Article by Rakesh Shukla
What’s stray dog’s got to do with garbage? Everything – its what they survive on. Its food!
When I started working ‘with’ dogs a few years back – it was only love for ‘my’ dogs. Then I realized that my dogs, or the dogs around me are not the only dogs that need help – so I started working ‘for’ dogs. Since the issue that melded this was a now discredited attempt by Bangalore civic, administrative and police authorities to hold stray dogs responsible for the death of Sandeep in July 2011 (see article I, article II & article III), and BBMP asking for a dog cull, ‘The Voice of Stray Dogs‘ was borne. It was clear that the existing ‘stray dog ecosystem’ of NGO’s – AWO’s – Municipal Corp did not allow these ‘stakeholders’ to speak for the dogs, not at least the way that they wanted to speak.
But how did garbage get into the ‘stray dog ecosystem’?
Stray Dogs are a symptom of the urban disease, they are not the disease. The attempt to ‘eliminate’ them is unwarranted, uncalled for besides extremely cruel and violates every rule in the book. They are there because garbage is dumped, left uncollected and is available to these dogs as food. This article seeks to make the point that any population control measure needs to take into account the availability of this food source and those baying for the dogs’ blood are better of spending that energy in keeping their city clean.
So how does this ecosystem operate to bring the stray dog to a street near you? Chances are your neighborhood is a composting pit. Here are the ingredients:
- BBMP/ Greater Bangalore Municipal Corporation clearly has a mandate to keep the city clean. But anyone will tell you that it is visibly much dirtier city than its counterparts Delhi or Mumbai for instance.
- BBMP also keeps pleading it is bankrupt. What BBMP does not say is how corrupt it really is.
- Did you know that Bangalore has one of the highest direct and state collections of any city in India? Why do BBMP’s coffers stay empty?
- That there is a stay on a Rs 1000Cr waste disposal tender (for Bangalore alone!) that was floated by the BBMP when it did not have any elected representatives and did not have a mandate to do so. This has since been stayed at the Karnataka High Court?
- That subcontracting is rampant and the actual pick up of the garbage may or may not happen on schedule
- That there are hardly any covered and managed garbage segregation centers and there is widespread encroachment of BBMP’s land earmarked for this purpose
- While BBMP procures its services through e-procurement the payment cycles unfortunately are not automated for the service providers
- AWO (Animal Welfare Organizations with the mandate to carry out ABC programs in Bangalore) on the other hand have at any time several quarters of working capital stuck with BBMP as unpaid bills
- With that leverage it is hardly likely that anyone of them would speak against the BBMP very loudly even for the issues pertaining to the dogs.
So what actually happens in the garbage cycle is this:
- Citizens’ garbage is picked up by the BBMP’s workers going ‘door-to-door’. Highly inefficient but put in place because people wee otherwise just piling it outside their homes!
- The workers pick up & carry this garbage in small tipper ‘tempo’s, or wheeled garbage cans to the ‘collection and segregation center’.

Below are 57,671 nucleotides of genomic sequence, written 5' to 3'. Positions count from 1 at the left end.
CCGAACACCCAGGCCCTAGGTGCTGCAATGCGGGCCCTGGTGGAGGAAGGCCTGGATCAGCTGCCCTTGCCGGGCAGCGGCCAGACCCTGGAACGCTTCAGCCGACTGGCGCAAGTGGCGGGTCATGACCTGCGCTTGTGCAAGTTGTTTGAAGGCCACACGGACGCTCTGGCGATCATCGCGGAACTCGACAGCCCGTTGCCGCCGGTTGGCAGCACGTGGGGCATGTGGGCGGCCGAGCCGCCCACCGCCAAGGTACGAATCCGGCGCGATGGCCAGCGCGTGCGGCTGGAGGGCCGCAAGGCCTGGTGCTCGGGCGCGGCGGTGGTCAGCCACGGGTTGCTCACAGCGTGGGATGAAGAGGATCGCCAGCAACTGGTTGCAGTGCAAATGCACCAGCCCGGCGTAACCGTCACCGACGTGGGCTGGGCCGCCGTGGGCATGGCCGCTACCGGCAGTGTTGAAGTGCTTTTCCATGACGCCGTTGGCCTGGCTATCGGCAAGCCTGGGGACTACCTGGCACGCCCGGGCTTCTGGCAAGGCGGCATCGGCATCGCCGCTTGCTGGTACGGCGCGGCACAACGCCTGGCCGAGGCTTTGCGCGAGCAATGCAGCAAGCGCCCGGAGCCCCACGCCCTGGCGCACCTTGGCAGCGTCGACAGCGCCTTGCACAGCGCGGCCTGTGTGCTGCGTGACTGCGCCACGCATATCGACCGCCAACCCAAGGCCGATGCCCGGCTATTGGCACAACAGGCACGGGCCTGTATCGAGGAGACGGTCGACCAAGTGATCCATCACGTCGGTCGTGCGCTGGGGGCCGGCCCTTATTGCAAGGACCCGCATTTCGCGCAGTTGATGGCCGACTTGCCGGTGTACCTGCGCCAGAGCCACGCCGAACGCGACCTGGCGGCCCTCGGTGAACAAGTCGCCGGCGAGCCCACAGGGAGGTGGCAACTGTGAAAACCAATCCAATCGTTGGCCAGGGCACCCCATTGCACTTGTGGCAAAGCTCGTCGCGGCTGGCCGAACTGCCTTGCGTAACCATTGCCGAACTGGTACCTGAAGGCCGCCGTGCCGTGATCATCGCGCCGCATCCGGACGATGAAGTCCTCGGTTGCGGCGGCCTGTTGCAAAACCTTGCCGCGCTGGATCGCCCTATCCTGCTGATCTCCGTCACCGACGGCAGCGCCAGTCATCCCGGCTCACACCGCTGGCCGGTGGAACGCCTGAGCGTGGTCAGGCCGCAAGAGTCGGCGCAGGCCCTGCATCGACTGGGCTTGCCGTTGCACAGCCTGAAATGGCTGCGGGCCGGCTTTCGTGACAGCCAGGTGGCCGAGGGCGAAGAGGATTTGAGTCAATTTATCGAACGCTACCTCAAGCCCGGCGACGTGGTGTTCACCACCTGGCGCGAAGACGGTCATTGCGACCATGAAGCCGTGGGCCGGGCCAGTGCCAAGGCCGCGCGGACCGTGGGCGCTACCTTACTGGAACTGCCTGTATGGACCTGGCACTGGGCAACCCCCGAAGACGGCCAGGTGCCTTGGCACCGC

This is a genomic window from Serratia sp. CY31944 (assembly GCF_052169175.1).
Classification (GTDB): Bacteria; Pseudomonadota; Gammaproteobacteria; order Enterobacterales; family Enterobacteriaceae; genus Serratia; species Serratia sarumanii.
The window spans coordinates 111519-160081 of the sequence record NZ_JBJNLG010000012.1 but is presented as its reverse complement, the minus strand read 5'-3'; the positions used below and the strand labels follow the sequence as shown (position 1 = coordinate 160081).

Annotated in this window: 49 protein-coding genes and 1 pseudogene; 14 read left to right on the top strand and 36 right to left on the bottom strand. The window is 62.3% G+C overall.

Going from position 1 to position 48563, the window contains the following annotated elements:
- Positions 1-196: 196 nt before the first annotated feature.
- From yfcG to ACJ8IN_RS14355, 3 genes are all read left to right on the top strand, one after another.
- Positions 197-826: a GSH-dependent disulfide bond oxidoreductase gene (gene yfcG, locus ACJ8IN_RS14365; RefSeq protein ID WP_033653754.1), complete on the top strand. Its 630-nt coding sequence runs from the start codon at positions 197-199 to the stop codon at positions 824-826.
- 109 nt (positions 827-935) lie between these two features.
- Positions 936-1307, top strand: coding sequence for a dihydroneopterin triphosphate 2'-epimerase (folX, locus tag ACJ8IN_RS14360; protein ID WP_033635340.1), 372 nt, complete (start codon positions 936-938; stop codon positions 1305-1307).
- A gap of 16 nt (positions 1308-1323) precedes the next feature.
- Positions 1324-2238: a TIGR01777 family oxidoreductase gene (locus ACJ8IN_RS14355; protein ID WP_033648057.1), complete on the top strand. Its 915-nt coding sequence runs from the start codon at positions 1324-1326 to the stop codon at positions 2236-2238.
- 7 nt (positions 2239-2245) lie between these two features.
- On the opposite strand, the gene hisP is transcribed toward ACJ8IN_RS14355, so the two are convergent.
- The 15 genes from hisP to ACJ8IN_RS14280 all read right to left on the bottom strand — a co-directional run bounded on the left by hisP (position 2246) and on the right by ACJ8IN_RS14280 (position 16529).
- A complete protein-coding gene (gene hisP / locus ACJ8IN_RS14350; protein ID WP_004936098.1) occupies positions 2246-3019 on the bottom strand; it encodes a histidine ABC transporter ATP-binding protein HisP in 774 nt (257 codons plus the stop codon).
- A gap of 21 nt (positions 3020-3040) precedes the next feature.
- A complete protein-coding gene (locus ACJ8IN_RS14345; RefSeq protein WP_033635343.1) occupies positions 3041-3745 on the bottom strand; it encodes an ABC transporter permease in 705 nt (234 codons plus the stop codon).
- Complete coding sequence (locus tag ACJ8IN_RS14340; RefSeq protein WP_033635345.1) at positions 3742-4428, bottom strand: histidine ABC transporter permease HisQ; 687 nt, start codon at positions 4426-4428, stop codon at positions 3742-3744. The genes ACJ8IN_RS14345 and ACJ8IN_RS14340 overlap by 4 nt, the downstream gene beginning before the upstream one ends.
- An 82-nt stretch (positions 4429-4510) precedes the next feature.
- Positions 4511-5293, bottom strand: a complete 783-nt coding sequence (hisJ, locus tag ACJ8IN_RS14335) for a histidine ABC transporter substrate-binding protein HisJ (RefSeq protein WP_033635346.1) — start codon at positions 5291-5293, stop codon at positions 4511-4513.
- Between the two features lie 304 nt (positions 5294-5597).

- Almost all the garbage is mixed garbage – it is not segregated at all.
- This garbage is then picked up by BBMP’s compactors/trucks – but not all of it is picked up 10% can be clearly seen still lying around after the trucks have left – and therefore this is a growing permanent garbage mound turning into a mountain
- In some cases either there is no door-to-door collection and or it is not regular in which case people just walk to their nearest corner and dump the garbage there!
- In such cases regular garbage collection is very poor or non-existent and most of the garbage ‘disposal’ is by the parties in item below
- This garbage center is an open plot of land and all the garbage is piled out in the open. This garbage is then worked on by:
- People – mainly plastic/ waste collectors and for the most part the arch enemy of stray dogs. They pick up all the readily available plastic and for large bags (thicker higher than 40 micron) they’s open the bag throw out the contents and keep the bag.
- Cows – they try to find whatever they can get to eat – a role in the olden times reserved for pigs (and the reason they are/were considered unclean in so many religions). Since the ‘food’ comes in plastic packets (typically thin around 40 microns) thrown by households – they make a meal of the plastic as well. That’s how they eventually die.
- Dogs – they can open packets with their teeth and legs – and will eat almost anything edible. So are efficient in getting to the food and each garbage dump is typically owned by a ‘pack’
Now some interesting data: Bangalore’s streets and ‘dumps’ get a mammoth 300 metric tons of uncollected edible garbage EVERYDAY
- At 200 gms/dog/day and all this food were accessible to the dogs this is can support 1.5 million/ 15 lac dogs!
- Of course there are ‘regulators’ of population including water, ABC programs, mortality due to accidents and disease etc.
- If there are 300,000 dogs on Bangalore’s streets they are nowhere close to saturation and Bangalore really can’t complain that ‘we’re overrun by dogs’ – we’re overrun by garbage
- Citizens: Before you blame the dog for your lack of sleep, blame yourself for doing little about the garbage
- Corporators and politicians: Instead of repeatedly asking for dog culls or ‘removal’ – do something with the mandate that you carry to keep your city clean.